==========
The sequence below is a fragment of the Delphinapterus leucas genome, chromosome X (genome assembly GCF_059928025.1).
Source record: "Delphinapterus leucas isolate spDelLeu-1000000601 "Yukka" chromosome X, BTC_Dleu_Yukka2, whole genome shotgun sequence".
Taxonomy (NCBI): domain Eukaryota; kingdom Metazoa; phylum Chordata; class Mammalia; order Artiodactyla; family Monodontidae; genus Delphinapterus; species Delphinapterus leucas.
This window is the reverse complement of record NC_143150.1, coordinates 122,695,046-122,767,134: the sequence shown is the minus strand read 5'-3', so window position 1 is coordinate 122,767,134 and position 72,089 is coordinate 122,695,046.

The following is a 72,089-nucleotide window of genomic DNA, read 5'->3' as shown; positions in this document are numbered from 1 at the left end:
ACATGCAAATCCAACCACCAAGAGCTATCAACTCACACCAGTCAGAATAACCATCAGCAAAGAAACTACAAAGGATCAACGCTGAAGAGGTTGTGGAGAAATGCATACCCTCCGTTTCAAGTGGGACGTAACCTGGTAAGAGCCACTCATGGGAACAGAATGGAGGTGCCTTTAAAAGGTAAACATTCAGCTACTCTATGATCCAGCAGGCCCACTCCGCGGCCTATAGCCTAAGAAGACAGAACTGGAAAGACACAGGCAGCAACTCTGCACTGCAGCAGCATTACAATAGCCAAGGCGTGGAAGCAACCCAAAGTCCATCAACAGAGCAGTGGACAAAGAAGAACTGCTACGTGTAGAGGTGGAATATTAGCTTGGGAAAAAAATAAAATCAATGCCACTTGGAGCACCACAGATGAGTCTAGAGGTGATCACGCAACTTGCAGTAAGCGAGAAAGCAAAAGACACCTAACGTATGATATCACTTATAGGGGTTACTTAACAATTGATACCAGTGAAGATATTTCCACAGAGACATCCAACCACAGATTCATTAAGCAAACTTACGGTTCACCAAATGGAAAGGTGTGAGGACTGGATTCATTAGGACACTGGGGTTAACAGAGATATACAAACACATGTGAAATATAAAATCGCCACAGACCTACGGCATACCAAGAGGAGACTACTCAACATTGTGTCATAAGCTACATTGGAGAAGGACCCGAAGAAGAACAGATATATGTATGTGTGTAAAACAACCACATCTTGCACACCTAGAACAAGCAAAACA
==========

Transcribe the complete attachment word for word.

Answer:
The sequence below is a fragment of the Delphinapterus leucas genome, chromosome X (genome assembly GCF_059928025.1).
Source record: "Delphinapterus leucas isolate spDelLeu-1000000601 "Yukka" chromosome X, BTC_Dleu_Yukka2, whole genome shotgun sequence".
Taxonomy (NCBI): domain Eukaryota; kingdom Metazoa; phylum Chordata; class Mammalia; order Artiodactyla; family Monodontidae; genus Delphinapterus; species Delphinapterus leucas.
This window is the reverse complement of record NC_143150.1, coordinates 122,695,046-122,767,134: the sequence shown is the minus strand read 5'-3', so window position 1 is coordinate 122,767,134 and position 72,089 is coordinate 122,695,046.

The following is a 72,089-nucleotide window of genomic DNA, read 5'->3' as shown; positions in this document are numbered from 1 at the left end:
ACATGCAAATCCAACCACCAAGAGCTATCAACTCACACCAGTCAGAATAACCATCAGCAAAGAAACTACAAAGGATCAACGCTGAAGAGGTTGTGGAGAAATGCATACCCTCCGTTTCAAGTGGGACGTAACCTGGTAAGAGCCACTCATGGGAACAGAATGGAGGTGCCTTTAAAAGGTAAACATTCAGCTACTCTATGATCCAGCAGGCCCACTCCGCGGCCTATAGCCTAAGAAGACAGAACTGGAAAGACACAGGCAGCAACTCTGCACTGCAGCAGCATTACAATAGCCAAGGCGTGGAAGCAACCCAAAGTCCATCAACAGAGCAGTGGACAAAGAAGAACTGCTACGTGTAGAGGTGGAATATTAGCTTGGGAAAAAAATAAAATCAATGCCACTTGGAGCACCACAGATGAGTCTAGAGGTGATCACGCAACTTGCAGTAAGCGAGAAAGCAAAAGACACCTAACGTATGATATCACTTATAGGGGTTACTTAACAATTGATACCAGTGAAGATATTTCCACAGAGACATCCAACCACAGATTCATTAAGCAAACTTACGGTTCACCAAATGGAAAGGTGTGAGGACTGGATTCATTAGGACACTGGGGTTAACAGAGATATACAAACACATGTGAAATATAAAATCGCCACAGACCTACGGCATACCAAGAGGAGACTACTCAACATTGTGTCATAAGCTACATTGGAGAAGGACCCGAAGAAGAACAGATATATGTATGTGTGTAAAACAACCACATCTTGCACACCTAGAACAAGCAAAACA